June 19, 2019

DealBook: Japan’s Largest Bank to Pay $250 Million Fine for Iran Deals

New York State authorities are poised to impose a $250 million fine on the Bank of Tokyo-Mitsubishi UFJ over claims that the bank, Japan’s largest by assets, transferred illicit funds on behalf of Iran and other countries blacklisted from doing business in the United States, according to people briefed on the case.

The bank, which is expected to settle the case on Thursday with New York’s financial regulator, Benjamin M. Lawsky, was accused of routing 28,000 payments worth about $100 billion through its New York branches. To avoid detection, Mr. Lawsky is expected to contend, the bank stripped information from the wire transfers that could have exposed the identity of the Iranian entities.

The bank approved the illegal transfers over at least a five-year span, ending in 2007, according to the people briefed on the case.

In addition to Iran, the bank is thought to have had dealings with Sudan and Myanmar. At the time, those countries were all operating under United States sanctions.

A spokesman for the Bank of Tokyo Mitsubishi declined to comment. The bank, according to the people briefed on the case, is thought to have voluntarily alerted regulators to its activity. It also has moved to bolster its internal controls in the years since.

Still, the $250 million penalty dwarfs an earlier settlement that the bank reached with an arm of the Treasury Department. Last year, the agency imposed an $8.6 million fine on the bank over its violations of United States sanctions.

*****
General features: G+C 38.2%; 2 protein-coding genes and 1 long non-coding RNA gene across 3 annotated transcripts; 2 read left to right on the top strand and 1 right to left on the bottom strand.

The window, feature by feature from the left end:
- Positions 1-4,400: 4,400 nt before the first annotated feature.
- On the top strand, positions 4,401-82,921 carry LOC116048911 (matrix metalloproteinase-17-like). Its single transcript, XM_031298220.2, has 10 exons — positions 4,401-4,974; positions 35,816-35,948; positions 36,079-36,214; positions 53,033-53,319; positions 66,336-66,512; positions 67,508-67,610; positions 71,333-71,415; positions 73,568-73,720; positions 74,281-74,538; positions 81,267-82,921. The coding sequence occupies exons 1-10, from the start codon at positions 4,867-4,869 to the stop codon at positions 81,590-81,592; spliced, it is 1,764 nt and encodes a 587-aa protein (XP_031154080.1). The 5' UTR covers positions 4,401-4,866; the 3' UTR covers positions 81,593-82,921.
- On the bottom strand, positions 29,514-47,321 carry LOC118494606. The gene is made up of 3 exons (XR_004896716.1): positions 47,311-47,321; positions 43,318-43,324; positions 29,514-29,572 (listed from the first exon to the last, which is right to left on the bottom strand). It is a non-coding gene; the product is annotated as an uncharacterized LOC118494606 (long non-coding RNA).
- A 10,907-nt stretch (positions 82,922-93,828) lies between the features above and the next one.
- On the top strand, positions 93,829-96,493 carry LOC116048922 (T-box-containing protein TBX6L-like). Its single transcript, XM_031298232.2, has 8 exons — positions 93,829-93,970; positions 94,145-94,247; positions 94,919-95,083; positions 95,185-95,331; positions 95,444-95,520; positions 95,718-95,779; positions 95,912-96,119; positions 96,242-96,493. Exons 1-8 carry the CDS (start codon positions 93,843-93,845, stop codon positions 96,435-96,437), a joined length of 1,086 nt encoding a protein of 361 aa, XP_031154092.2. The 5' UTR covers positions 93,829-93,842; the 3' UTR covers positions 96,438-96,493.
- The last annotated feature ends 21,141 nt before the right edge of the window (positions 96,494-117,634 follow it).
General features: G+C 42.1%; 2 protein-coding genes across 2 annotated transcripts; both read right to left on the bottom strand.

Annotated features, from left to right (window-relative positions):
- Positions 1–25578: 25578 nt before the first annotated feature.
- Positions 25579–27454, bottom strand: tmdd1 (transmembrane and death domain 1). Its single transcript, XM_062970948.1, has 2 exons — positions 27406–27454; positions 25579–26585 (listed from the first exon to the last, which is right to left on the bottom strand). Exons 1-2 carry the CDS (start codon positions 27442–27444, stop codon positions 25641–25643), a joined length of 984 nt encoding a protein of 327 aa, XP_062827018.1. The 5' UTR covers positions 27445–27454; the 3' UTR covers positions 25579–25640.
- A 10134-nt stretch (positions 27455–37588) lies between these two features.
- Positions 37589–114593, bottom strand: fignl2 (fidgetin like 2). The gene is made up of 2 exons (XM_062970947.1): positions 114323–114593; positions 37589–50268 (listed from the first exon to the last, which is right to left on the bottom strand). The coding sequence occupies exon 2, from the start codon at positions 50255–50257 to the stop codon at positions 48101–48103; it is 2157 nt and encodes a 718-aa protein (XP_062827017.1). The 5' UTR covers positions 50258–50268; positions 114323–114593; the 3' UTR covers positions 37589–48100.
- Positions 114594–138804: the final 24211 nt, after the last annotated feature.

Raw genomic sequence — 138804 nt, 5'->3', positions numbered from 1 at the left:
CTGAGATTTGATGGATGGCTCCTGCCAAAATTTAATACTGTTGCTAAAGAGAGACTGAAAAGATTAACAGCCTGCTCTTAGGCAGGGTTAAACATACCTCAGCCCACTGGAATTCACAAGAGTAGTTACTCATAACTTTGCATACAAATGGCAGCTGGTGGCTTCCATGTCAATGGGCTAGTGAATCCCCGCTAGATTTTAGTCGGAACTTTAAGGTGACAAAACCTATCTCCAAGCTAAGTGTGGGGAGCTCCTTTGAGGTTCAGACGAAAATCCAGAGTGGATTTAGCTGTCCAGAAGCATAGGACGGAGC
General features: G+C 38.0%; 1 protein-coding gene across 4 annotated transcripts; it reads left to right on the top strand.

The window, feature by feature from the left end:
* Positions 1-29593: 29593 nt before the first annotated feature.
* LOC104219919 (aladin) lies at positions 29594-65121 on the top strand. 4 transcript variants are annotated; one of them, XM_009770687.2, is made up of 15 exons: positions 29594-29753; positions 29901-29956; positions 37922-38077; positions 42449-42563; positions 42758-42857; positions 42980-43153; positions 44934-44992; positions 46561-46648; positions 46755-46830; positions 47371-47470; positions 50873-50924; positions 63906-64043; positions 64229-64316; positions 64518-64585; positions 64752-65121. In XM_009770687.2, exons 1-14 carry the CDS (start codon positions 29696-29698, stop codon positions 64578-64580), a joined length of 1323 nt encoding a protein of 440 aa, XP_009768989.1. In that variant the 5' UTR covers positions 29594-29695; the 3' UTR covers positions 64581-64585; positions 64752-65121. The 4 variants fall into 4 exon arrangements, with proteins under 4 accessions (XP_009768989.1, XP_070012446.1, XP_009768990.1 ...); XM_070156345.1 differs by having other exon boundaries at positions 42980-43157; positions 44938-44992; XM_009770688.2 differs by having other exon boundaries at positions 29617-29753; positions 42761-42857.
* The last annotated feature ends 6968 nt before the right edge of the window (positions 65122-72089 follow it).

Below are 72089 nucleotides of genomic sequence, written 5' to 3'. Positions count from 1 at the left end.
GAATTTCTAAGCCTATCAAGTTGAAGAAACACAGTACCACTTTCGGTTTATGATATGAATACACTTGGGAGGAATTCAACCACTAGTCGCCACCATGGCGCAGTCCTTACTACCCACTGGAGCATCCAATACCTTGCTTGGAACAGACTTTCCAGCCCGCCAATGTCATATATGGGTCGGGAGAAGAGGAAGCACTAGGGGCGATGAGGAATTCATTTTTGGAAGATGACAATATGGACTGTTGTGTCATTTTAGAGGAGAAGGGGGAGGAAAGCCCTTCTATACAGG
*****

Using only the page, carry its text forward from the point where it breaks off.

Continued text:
The action on Thursday is Mr. Lawsky’s latest attack on foreign banks that enable sanctioned countries like Iran to tap into the American financial system. In August, Mr. Lawsky struck a $340 million pact with the British bank Standard Chartered, which he accused of transferring hundreds of billions of dollars in tainted money for Iran and lying to regulators.

The case became a source of tension between Mr. Lawsky and federal authorities, who were slower to act against the bank. In December, federal regulators and prosecutors reached their own deal with the bank.

It is unclear whether Mr. Lawsky’s action on Thursday will aggravate those tensions, given that he imposed a fine nearly 30-times that of federal authorities.

Mr. Lawsky’s aggressive style – and rare decision to act alone – inspired comparisons to Eliot L. Spitzer. Mr. Spitzer, during his tenure as New York’s attorney general, similarly received praise and criticism for his tough tactics on Wall Street and his tendency to muscle aside federal authorities.

A spokesman for Mr. Lawsky’s agency, the New York State Department of Financial Services, declined to comment.

The action against the Japanese bank caps a busy week for Mr. Lawsky. On Tuesday, the New York regulator took aim at the bank consulting industry, leveling a $10 million fine and one-year ban against Deloitte, one of the nation’s most prominent consultants. Mr. Lawsky accused Deloitte of watering down recommendations it made about fixing Standard Chartered’s dealings with Iran. It did so, he said, “based primarily on Standard Chartered’s objection.”

In the case against the Bank of Tokyo-Mitsubishi, Mr. Lawsky is expected to order the bank to hire an outside consultant to examine its operations. The consultant, the people briefed on the case said, will have to abide by a new set of standards that Mr. Lawsky unveiled this week.

Article source: http://dealbook.nytimes.com/2013/06/20/worlds-largest-bank-to-pay-250-million-fine-for-iran-deals/?partner=rss&emc=rss

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